[Read more session reports and updates from the 14th Internet Governance Forum]
What will the Internet be like in 30 years? And what do we need to prepare today? These were some of the questions which German Economic Minister Mr Peter Altmaier asked, as he elaborated on the need for a new social contract for the digital era and offered some ideas about what that might look like. He asked:
These questions could only be addressed if we all work together and emphasised the importance of stakeholders across the spectrum. Policymakers have a responsibility to develop a certain type of governance that ensures that everybody can share the benefits.
How can one prepare for the future? The minister suggested forming an ‘Internet 20 group’ - a multistakeholder advisory group for digital ministers and governmental heads of state. ‘We want to make sure that we develop a common understanding, that we recognise the problems and that we also try to solve the conflicts. I think the multistakeholder approach is the right one’.
As for the growing importance of the Internet, Altmaier said he was convinced that ‘Internet access has become a fundamental human right’. He argued that the Internet has the potential to connect the entire world, while addressing concerns about the risks involved, such as user control over data, as well as harmful content online. Ultimately, he argued that the benefits of the Internet are far greater than the risks, but that we need to work together to address difficult political, social, and economic questions.
Yet, although the Internet connects us all together, one obstacle highlighted by Mr Joe Kaeser (CEO, Siemens AG) was the tension between borderless global communication and nationalist calls for regulation and strengthening borders. He stated, ‘The question is how are we going to bring this together in a media called the Internet, which is extraterritorial by nature, which connects people and things all together’. He later added that ‘companies are not being built to serve society for the greater good of its people and that's why we do need the Internet, so that we can enhance the purpose going forward’.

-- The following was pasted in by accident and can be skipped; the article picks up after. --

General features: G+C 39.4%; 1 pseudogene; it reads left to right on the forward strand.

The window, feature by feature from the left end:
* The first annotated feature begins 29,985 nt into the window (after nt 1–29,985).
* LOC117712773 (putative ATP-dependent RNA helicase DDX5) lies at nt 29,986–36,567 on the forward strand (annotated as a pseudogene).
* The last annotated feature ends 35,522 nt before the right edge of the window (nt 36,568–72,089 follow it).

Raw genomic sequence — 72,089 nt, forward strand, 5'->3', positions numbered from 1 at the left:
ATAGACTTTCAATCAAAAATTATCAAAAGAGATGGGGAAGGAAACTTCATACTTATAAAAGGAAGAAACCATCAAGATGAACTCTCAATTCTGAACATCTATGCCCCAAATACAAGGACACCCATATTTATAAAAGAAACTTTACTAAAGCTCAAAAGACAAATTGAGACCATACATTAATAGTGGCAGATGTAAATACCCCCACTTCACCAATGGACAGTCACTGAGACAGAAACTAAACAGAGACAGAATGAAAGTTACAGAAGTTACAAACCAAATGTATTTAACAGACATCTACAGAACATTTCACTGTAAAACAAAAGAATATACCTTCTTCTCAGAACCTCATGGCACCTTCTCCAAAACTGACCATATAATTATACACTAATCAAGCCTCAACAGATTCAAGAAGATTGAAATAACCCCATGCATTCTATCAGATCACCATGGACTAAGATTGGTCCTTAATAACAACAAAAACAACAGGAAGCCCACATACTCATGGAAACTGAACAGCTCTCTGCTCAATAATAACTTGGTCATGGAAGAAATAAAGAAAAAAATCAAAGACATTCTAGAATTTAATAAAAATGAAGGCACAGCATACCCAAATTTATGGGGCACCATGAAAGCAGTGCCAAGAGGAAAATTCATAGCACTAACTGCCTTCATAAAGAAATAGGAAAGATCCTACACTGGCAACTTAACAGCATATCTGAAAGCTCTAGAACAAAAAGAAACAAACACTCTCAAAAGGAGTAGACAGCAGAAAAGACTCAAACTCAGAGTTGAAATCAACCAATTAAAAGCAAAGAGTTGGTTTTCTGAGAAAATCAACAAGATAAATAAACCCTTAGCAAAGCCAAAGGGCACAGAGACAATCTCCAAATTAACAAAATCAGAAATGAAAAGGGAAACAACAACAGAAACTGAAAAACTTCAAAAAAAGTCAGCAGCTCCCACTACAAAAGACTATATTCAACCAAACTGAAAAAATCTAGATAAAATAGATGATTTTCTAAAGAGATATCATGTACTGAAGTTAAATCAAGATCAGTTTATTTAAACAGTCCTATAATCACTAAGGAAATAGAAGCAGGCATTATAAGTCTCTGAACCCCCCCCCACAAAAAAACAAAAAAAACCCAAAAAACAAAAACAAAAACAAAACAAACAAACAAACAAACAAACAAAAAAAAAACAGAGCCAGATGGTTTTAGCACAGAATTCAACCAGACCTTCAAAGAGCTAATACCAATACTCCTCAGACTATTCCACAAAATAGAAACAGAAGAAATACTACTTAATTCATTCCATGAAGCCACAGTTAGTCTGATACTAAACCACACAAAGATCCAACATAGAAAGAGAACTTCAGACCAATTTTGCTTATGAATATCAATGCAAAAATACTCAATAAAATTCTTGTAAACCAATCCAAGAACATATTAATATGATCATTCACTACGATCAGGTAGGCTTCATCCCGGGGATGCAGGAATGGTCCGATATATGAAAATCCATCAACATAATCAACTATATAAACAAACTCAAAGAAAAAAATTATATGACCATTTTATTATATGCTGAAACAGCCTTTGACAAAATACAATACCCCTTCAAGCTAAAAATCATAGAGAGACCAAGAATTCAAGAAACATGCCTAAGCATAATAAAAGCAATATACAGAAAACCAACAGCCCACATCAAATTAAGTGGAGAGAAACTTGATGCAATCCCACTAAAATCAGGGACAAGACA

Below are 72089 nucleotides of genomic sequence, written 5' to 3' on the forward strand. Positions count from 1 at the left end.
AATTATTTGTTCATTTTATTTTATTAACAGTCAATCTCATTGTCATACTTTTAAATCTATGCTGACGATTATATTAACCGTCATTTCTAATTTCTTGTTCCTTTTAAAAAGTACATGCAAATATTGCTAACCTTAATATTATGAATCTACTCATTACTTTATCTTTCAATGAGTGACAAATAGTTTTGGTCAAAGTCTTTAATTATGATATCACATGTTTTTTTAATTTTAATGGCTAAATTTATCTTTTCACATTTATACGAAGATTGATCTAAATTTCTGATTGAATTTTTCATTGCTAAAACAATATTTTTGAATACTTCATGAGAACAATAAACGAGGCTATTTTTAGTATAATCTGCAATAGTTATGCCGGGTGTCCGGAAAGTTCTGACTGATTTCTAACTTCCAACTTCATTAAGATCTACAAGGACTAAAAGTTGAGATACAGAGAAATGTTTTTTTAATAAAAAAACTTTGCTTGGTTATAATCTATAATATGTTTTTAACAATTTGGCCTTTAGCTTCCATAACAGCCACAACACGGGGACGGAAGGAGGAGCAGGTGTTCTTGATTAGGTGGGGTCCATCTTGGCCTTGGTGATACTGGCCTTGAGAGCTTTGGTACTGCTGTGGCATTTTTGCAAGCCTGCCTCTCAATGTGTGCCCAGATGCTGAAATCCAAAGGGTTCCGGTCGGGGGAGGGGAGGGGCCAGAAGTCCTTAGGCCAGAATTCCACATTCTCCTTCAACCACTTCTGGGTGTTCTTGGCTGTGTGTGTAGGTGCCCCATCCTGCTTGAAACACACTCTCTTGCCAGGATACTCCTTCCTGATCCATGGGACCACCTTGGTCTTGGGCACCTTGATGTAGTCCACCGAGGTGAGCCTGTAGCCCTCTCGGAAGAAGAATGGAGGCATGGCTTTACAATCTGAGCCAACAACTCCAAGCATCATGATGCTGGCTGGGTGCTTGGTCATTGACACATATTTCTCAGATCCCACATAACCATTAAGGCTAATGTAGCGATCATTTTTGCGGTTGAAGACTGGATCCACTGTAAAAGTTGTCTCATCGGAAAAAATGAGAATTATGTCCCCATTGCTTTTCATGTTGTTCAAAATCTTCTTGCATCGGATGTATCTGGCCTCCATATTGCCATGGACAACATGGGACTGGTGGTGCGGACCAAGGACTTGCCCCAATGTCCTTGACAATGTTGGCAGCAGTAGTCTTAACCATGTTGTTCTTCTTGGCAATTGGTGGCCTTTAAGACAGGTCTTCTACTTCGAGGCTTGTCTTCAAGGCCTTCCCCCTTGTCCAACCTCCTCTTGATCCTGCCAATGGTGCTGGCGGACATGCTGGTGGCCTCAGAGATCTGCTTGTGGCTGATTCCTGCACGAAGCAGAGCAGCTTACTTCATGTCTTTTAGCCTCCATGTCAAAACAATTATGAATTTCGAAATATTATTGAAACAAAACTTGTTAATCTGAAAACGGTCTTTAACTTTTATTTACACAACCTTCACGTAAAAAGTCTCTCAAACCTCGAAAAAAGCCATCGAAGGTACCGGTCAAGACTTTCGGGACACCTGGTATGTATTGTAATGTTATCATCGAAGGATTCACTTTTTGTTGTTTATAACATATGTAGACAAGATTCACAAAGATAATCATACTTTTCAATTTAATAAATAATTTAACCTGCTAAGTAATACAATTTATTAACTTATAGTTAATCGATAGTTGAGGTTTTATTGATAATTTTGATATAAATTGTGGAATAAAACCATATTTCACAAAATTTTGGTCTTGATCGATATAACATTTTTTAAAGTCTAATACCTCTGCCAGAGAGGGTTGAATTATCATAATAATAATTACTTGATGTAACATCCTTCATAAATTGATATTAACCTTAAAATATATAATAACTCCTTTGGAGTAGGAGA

To address this tension, Kaeser referred to data governance: ‘We need to think about how do we handle data, how can we support clear rules, and how can we help to correct global extraterritorial standards in order to deal with that what we call a free Internet’. He talked about how we all have a role to play and embraced the approach outlined by Altmaier.
Kaeser highlighted some key elements from the Siemens’ data charter (called the ‘Charter of Trust’), including: transparency, control, security, co-creation, shared data, and sustainable values. He emphasised that Siemens is pursuing this with all of their partners in their value chain, and that they hope it provides inspiration and motivation for stakeholders to work together to define the standards, before they are defined by others.
In this high-level plenary, the discussion turned to the digital economy in Africa - a continent in which there are approximately one billion African Internet users. Ms Fatoumata Bâ (Founder and Executive Chair, Janngo) expects that number to increase drastically, especially as the population is estimated to reach 2.2 billion in the next 30 years.
Bâ described the technology situation in Africa in the context of several social dimensions. The first is financial services, citing Kenya as an example, where over 50% of the GDP is transitioning through mobile financial services. She expects 90% of Africans to have access to digital financial services by 2050.
A second dimension is education, where technology is a ‘powerful tool to bring knowledge to these kids and make sure they have access to the same opportunities and software education, especially with young girls’.
A third dimension is healthcare, in which technology can help with the massive needs for improved healthcare infrastructure. She emphasised that improving access to hospitals, medical labs, information about quality nutrition, and information about chronic disease is a matter of life and death. She also highlighted different aspects of commerce, transport, agriculture, and others as important parts of society that have been affected by digital transformation.
She argued that energy is not as important to connectivity in Africa because so many people are on mobile devices, and in some cases this situation has paved the way for households in Africa to find affordable energy solutions.
Bâ summarised the session by saying, ‘I see so many times the conversation around Internet governance being driven by fear and I can understand the fear. We talked about risks, cybersecurity, data production, and it's true, but I firmly believe we have all the common responsibility to be first enabling the massive opportunities and I could not agree more with Peter Altmaier when he's saying the Internet is a human right today’.
By Dustin Loup